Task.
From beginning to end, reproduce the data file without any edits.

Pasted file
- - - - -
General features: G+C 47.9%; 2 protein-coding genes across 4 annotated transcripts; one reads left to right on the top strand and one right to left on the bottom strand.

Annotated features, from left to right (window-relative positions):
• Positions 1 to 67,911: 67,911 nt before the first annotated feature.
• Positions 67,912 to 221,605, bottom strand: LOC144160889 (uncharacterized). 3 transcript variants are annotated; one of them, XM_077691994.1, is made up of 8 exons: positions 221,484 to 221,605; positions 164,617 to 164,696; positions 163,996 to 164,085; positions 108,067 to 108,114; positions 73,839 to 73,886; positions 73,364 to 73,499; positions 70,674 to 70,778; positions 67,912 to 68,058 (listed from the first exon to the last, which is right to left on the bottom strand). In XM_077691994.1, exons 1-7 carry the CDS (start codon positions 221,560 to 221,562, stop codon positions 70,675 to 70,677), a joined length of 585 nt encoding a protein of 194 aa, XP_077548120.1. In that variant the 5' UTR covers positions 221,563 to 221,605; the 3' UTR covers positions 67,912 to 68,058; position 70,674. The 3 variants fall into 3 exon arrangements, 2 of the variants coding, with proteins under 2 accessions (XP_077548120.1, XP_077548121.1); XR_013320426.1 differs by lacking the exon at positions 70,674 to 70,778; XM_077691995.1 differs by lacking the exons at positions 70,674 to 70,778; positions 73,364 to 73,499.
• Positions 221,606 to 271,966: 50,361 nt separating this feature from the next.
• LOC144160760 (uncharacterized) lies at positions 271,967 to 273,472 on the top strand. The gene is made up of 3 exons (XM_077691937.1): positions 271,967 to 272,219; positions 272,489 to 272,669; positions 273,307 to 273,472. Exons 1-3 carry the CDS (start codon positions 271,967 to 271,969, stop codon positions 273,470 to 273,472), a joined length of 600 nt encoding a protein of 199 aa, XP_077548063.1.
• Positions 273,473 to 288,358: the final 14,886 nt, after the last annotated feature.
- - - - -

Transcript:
General features: G+C 47.9%; 2 protein-coding genes across 4 annotated transcripts; one reads left to right on the top strand and one right to left on the bottom strand.

Annotated features, from left to right (window-relative positions):
• Positions 1 to 67,911: 67,911 nt before the first annotated feature.
• Positions 67,912 to 221,605, bottom strand: LOC144160889 (uncharacterized). 3 transcript variants are annotated; one of them, XM_077691994.1, is made up of 8 exons: positions 221,484 to 221,605; positions 164,617 to 164,696; positions 163,996 to 164,085; positions 108,067 to 108,114; positions 73,839 to 73,886; positions 73,364 to 73,499; positions 70,674 to 70,778; positions 67,912 to 68,058 (listed from the first exon to the last, which is right to left on the bottom strand). In XM_077691994.1, exons 1-7 carry the CDS (start codon positions 221,560 to 221,562, stop codon positions 70,675 to 70,677), a joined length of 585 nt encoding a protein of 194 aa, XP_077548120.1. In that variant the 5' UTR covers positions 221,563 to 221,605; the 3' UTR covers positions 67,912 to 68,058; position 70,674. The 3 variants fall into 3 exon arrangements, 2 of the variants coding, with proteins under 2 accessions (XP_077548120.1, XP_077548121.1); XR_013320426.1 differs by lacking the exon at positions 70,674 to 70,778; XM_077691995.1 differs by lacking the exons at positions 70,674 to 70,778; positions 73,364 to 73,499.
• Positions 221,606 to 271,966: 50,361 nt separating this feature from the next.
• LOC144160760 (uncharacterized) lies at positions 271,967 to 273,472 on the top strand. The gene is made up of 3 exons (XM_077691937.1): positions 271,967 to 272,219; positions 272,489 to 272,669; positions 273,307 to 273,472. Exons 1-3 carry the CDS (start codon positions 271,967 to 271,969, stop codon positions 273,470 to 273,472), a joined length of 600 nt encoding a protein of 199 aa, XP_077548063.1.
• Positions 273,473 to 288,358: the final 14,886 nt, after the last annotated feature.